If you are after a characterful sportsbike that works fantastically on the road the Daytona 955i is certainly worth considering. The triple engine is an absolute pearl (aside from its terrible gearbox) and for sporty A and B-road riding it is on the money. Ignore the peak power figures, which are actually quite impressive, and instead focus on the 74ftlb of torque driving you forward alongside that beautiful triple exhaust note. Add to this a chassis that is more than capable of whipping through the bends but does so without any hint of instability and with plush rather than overly firm suspension, not to mention decent pillion provisions, and there are a lot of reasons to reconsider the Triumph Daytona 955i. And do it now, before everyone else catches on to this overlooked British beauty.

 

Triumph Daytona 955i (1997-2006): Review & Buying Guide

 

What to look for:

The Daytona 955i is an old girl now and as such she is starting to show her age, which means when buying a used one you do need to be very careful to avoid the pitfalls that turn a bargain used bike into an absolute money pit…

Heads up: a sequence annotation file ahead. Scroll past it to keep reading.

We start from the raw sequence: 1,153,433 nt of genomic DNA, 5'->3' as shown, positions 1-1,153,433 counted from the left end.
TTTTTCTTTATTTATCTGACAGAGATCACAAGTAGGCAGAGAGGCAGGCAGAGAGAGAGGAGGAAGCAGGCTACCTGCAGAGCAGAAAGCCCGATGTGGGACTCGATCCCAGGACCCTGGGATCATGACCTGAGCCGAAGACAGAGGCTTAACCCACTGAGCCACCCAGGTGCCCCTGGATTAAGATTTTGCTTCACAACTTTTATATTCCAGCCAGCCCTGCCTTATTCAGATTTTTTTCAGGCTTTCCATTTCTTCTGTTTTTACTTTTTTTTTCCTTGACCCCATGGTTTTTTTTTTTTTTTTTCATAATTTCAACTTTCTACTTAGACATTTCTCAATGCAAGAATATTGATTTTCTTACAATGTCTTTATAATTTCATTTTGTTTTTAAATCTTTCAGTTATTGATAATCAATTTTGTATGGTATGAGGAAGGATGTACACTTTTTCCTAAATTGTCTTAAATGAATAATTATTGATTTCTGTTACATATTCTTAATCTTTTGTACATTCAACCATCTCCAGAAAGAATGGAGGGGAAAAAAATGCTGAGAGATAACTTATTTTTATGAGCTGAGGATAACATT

Starting with the chassis, be very cautious when it comes to the eccentric adjuster on the single sided swingarm. These seize solid and if they do you need some specialist tools and a lot of effort (not to mention luck) to free them off. If they don’t come loose you are looking at a new hub, which you can only locate in the used market and as such is getting quite rare. Always slacken the pinch bolt and try to move the adjuster and give it a very close inspection for those telltale marks that indicate it has been attacked with a hammer and drift… While you are there, also inspect the suspension linkages as they also seize up if they aren’t regreased at a minimum of the 12,000-miles Triumph recommend but ideally every couple of years. Warped discs are also fairly common, as are seized caliper pistons, and as on any older machine, check its bearings (head, swingarm, wheels) for play.